Ah, the Antilope. Home of the most expensive picture ever sold. I really felt like a kid in a playground in this place - a canyon dug out of soft red stone into sensual curves, you could point the camera anywhere and it would be a great shot. This also means that getting that picture, a bit special, was a no-go - still, everybody is happy to have the same picture as person walking in front of you. We went to the lower-part of the canyon, so not where the famous "phantasm" picture was taken (that'd be the upper-part). Hence, no rays of light for us ;)

The trick in this case was for me to take very dark pictures, so that the light from the ridge above our heads would not blurry its borders as too intense - basically, trying to stay in the middle of the histogram away from both its black&white ends. The pictures on camera were for this reason very dark, but it was then easy to restore the shadows into their original colours in Lightroom. Actually, the camera in this case picked up even more colours than the human eye - what you see below are not ultra-saturated shots! I retouched them very little, believe me or not. I put four of my favourites, but as these get close to being abstract pictures, it's a real matter of taste what you like - I preferred focusing on details and particular shapes/colours using a 35mm rather than a wide angle. 

Antilope Canyon - ISO 500, 35mm, f/8, 1/13 sec

Antilope Canyon - ISO 500, 35mm, f/8, 1/10sec

Antilope Canyon - ISO 500, 35mm, f/8, 1/20 sec

Antilope Canyon - ISO 640, 35mm, f/7.1, 1/25 sec

Extra here below is the shot of the Horseshoe bend of the Colorado River, not far from the Antilope canyon - to be honest, I never thought I would suffer so much of heights. This place proved me wrong!

Horseshoe Bend, Colorado River - ISO 50, 2mm, f/16, 1/40 sec

Grand Canyon, North Rim, Arizona

I always underestimated the Grand Canyon. No picture I saw was comparable to what I saw with my own eyes... majestic. Really, really majestic. Do you remember what I wrote in the beginning about the size being biiig in US? I think it's mainly because of the Grand Canyon I reckon. Plus, you get there by crossing forests like the one in the first picture here below, which makes it even more unexpected. For the picture below I used a 20mm, a "typical" landscape shot: foreground leading you to a subject that catches your eye that sits in an immense and beautiful landscape. Classic, but somehow I like it as it came out of nowhere expected, rather "on the way".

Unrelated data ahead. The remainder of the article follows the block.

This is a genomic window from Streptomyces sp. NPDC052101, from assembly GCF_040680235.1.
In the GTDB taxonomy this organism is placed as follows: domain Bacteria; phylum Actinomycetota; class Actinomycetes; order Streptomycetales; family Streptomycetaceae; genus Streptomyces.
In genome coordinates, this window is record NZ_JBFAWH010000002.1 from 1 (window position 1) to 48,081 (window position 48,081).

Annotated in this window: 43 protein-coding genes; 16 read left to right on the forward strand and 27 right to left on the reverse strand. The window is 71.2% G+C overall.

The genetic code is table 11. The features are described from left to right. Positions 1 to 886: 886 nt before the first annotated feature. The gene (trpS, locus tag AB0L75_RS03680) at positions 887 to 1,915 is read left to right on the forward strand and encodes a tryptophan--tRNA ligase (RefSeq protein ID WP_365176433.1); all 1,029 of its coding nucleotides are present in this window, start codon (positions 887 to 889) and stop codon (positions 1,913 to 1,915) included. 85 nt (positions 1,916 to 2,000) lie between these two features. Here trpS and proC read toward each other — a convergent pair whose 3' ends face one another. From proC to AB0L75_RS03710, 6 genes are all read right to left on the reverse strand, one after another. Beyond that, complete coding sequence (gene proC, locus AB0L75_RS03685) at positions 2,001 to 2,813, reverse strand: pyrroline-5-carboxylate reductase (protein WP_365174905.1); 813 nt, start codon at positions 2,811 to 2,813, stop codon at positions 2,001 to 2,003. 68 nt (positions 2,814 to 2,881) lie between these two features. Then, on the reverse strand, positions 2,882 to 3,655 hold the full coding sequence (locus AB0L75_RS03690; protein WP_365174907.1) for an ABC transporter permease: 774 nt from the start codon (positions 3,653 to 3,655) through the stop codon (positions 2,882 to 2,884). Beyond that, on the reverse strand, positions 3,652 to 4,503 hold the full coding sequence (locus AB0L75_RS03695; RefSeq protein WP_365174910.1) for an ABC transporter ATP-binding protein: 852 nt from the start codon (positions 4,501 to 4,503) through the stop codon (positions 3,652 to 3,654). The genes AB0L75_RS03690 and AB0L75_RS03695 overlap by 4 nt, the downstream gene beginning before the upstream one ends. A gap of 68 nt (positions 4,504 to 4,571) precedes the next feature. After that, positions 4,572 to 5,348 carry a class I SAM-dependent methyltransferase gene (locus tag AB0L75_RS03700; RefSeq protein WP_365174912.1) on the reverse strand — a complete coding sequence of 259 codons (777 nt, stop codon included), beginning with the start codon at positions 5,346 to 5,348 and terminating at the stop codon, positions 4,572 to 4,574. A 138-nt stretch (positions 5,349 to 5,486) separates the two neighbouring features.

Somewhere on the way to the Grand Canyon - ISO 200, 20mm, f/16, 1/160 sec

Grand Canyon, North Rim - ISO 200, 35mm, F/16, 1/100 sec

Here above I used a filter. Yeah, like those on instagram... why? boh. But the warmth of the colours now, the light, they more resemble what I have as a memory of the place, and so I feel comfortable in altering the colours. Your take?

One the way from the Grand Canyon towards Las Vegas - ISO 500, 20mm, f/8, 1/8 sec

Los Angeles, California

Gné, these last two pictures are just some random shots from around LA - the first at Malibu, the second Venice Beach. Nothing fancy, but they conclude the trip and I don't have better ones eheh! The first one I wanted to capture the "baywatch" feeling, but instead of Pamela Anderson I got this Abercrombie&Fitch dude - I was disappointed! Plus, I had to wait for him to do something, as I really wanted him to interact with the red rescue-thingy, but he definitely took his time. The second, is just an "impression" of Venice Beach, where people stroll and skate around - I wanted to get closer to them, but they were way faster than I was and I would have really looked like a creep! So, what do you do when the picture is not that great? Heavy filter once again ahah =P

Malibu - ISO 500, 35mm, f/8, 1/320 sec

Venice Beach - ISO 200, 35mm, f/8, 1/1250 sec

I really enjoyed toying around with the new camera and lenses, and I do enjoy some of the pictures. What are your thoughts, which picture do you like and why? Especially, which one do you like less, and what would you have done differently?

Now I've gotta get to work on the pics from Japan - hopefully I can write such post soon enough!

Ciao a tutti,